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"Don't bother people who disike you...proove to them that someday you're going to be something better that them" - Na7as

Single Mothers

  • Date Submitted: 11/23/2012 08:46 AM
  • Flesch-Kincaid Score: 57.7 
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Women's History Month is a time to celebrate the achievements of women past and present but also to assess areas where women are still stigmatized and unequal. Single women is one such category.

The image of a ``single girl'' is an improvement over spinster. Cosmopolitan Editor, Helen Gurley Brown, began to popularize single life for young women in her 1962 bestseller ``Sex and the Single Girl.'' This book opened up new cultural acceptance for single career women and for sex outside of marriage. For Brown, ``the single woman, far from being a creature to be pitied and patronized, is emerging as the newest glamour girl of our times.'' But Brown did not reject marriage. Indeed, she admitted that it was her husband who suggested she write ``Sex and the Single Girl.'' She saw marriage as ``insurance for the worst year of a woman's life.''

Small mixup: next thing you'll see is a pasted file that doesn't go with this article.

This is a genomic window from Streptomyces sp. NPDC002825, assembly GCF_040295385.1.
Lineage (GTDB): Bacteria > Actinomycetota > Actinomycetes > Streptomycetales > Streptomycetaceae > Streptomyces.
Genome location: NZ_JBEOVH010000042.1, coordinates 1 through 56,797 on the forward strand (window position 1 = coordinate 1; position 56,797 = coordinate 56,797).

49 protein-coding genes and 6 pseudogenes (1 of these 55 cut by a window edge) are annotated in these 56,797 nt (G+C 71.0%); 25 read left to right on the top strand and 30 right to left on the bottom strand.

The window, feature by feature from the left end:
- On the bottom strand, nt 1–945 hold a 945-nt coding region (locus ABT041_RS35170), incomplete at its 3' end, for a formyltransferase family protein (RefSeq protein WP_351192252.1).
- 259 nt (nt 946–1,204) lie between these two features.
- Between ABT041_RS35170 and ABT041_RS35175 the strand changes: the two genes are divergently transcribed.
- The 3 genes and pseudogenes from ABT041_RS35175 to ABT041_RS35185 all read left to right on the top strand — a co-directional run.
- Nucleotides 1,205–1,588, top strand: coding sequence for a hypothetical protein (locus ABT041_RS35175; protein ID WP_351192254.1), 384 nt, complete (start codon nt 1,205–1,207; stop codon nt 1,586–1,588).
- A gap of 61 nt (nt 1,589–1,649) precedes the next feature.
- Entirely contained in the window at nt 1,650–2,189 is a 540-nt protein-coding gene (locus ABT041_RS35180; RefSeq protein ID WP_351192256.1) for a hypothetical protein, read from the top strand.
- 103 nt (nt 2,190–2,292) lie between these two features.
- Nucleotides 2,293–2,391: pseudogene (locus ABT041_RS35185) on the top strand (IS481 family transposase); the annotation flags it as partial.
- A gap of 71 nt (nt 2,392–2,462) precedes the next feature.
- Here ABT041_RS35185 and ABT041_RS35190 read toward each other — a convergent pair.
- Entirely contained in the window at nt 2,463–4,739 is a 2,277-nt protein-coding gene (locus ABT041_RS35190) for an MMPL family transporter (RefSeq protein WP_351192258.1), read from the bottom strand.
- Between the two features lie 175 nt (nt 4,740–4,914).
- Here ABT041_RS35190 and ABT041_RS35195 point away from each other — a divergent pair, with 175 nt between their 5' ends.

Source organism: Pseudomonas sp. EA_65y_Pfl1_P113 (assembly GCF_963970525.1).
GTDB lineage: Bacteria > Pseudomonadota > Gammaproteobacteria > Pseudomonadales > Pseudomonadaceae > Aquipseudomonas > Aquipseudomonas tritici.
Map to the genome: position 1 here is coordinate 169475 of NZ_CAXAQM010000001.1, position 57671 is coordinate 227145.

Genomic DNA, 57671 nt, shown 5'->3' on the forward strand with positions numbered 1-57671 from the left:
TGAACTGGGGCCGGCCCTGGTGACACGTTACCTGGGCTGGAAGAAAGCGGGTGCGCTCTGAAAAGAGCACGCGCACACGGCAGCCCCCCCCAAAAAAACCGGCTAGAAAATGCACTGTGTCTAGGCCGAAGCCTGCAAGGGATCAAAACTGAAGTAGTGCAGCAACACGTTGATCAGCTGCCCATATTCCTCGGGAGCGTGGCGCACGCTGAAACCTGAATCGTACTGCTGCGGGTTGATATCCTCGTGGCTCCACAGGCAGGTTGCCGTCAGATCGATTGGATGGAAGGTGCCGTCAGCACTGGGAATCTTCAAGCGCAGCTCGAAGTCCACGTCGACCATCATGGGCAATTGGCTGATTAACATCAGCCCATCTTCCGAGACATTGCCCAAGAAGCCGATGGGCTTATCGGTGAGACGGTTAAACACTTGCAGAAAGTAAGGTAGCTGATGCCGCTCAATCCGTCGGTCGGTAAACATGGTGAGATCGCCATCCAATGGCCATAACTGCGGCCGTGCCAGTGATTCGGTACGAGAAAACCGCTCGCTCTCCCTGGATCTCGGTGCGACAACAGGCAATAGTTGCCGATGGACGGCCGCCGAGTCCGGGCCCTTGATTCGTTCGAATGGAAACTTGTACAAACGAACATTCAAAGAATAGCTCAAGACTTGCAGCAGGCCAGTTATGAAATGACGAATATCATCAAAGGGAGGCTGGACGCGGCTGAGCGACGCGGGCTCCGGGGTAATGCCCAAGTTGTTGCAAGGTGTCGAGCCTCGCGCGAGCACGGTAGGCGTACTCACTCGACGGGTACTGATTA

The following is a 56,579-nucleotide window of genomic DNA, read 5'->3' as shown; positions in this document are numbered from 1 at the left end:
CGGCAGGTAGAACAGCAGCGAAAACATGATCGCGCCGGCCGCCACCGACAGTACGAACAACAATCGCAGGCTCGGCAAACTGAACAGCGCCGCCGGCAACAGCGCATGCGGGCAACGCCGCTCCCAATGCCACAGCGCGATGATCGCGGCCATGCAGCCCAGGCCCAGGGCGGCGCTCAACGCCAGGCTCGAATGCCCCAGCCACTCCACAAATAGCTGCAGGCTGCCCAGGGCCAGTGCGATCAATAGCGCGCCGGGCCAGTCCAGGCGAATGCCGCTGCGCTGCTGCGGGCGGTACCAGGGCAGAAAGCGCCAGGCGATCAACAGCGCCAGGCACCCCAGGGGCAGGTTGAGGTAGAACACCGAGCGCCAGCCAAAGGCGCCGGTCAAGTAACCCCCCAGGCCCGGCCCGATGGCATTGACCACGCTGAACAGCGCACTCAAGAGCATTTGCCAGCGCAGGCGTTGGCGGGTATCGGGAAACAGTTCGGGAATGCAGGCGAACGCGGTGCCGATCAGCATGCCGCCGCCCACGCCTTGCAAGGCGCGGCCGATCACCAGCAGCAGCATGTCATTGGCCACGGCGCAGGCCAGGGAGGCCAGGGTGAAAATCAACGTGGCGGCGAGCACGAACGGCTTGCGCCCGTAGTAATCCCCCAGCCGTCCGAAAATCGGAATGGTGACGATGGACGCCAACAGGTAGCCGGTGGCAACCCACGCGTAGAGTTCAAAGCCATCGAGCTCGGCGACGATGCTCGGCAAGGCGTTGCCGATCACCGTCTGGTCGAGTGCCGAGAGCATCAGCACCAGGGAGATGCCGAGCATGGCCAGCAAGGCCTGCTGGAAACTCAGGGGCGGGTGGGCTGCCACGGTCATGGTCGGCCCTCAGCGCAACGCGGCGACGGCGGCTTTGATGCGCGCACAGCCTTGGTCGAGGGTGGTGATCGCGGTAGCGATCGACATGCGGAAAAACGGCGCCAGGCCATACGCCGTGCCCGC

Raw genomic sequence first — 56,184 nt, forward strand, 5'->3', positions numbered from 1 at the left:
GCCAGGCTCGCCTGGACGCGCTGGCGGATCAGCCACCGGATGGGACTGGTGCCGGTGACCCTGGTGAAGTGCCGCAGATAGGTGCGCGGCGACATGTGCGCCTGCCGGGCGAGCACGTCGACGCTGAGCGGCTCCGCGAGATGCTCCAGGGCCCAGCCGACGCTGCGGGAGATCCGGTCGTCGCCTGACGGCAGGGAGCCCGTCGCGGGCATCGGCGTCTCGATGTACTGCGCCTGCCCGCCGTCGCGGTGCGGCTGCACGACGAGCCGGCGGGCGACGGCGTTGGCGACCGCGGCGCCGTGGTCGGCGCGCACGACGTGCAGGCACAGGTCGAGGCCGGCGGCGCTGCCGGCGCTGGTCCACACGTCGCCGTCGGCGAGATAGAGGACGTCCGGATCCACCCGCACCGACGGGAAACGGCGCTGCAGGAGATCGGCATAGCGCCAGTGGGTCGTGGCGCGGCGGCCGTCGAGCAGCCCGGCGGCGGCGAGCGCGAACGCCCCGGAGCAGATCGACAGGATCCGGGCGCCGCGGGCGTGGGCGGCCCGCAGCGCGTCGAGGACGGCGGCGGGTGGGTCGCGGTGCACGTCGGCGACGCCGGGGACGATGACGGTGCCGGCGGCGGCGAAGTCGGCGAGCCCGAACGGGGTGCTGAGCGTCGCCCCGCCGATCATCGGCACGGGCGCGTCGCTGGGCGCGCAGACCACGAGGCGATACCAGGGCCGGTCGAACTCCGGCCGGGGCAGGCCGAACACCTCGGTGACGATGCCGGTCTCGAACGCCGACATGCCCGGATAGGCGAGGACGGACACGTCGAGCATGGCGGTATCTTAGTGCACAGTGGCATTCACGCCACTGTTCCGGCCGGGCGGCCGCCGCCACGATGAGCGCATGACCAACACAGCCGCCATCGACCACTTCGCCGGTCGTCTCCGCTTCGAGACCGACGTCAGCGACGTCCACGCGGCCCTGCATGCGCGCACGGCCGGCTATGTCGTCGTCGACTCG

The glamorous image of a young single woman -- especially for a woman in her 20s or early 30s with a good job -- survives to this day. The four heroines of the television show ``Sex and the City'' are direct descendents of Brown's philosophy. But there are many problems with the image of a single girl. A primary one being that the very word ``girl'' indicates immaturity and impermanence. Either the girl matures into marriage or she faces a void. We don't use the word anymore, but the image of ``spinster'' or ``old maid'' fills the empty space. It is the slip from single girl to spinster that creates so much anxiety for single women in their 30s.

Journalist Peggy Orenstein in her recent book, ``Flux,'' found that many single women in their 40s and 50s have satisfying lives but that single women in their 30s still believed that they would be miserable if they remain single past age 40. They looked horrified when Orenstein raised the possibility of their being permanently single. ``God forbid,'' said one woman. The vulnerabilities of single women in their 30s, and obsession with marriage, found in television's Ally McBeal and in...

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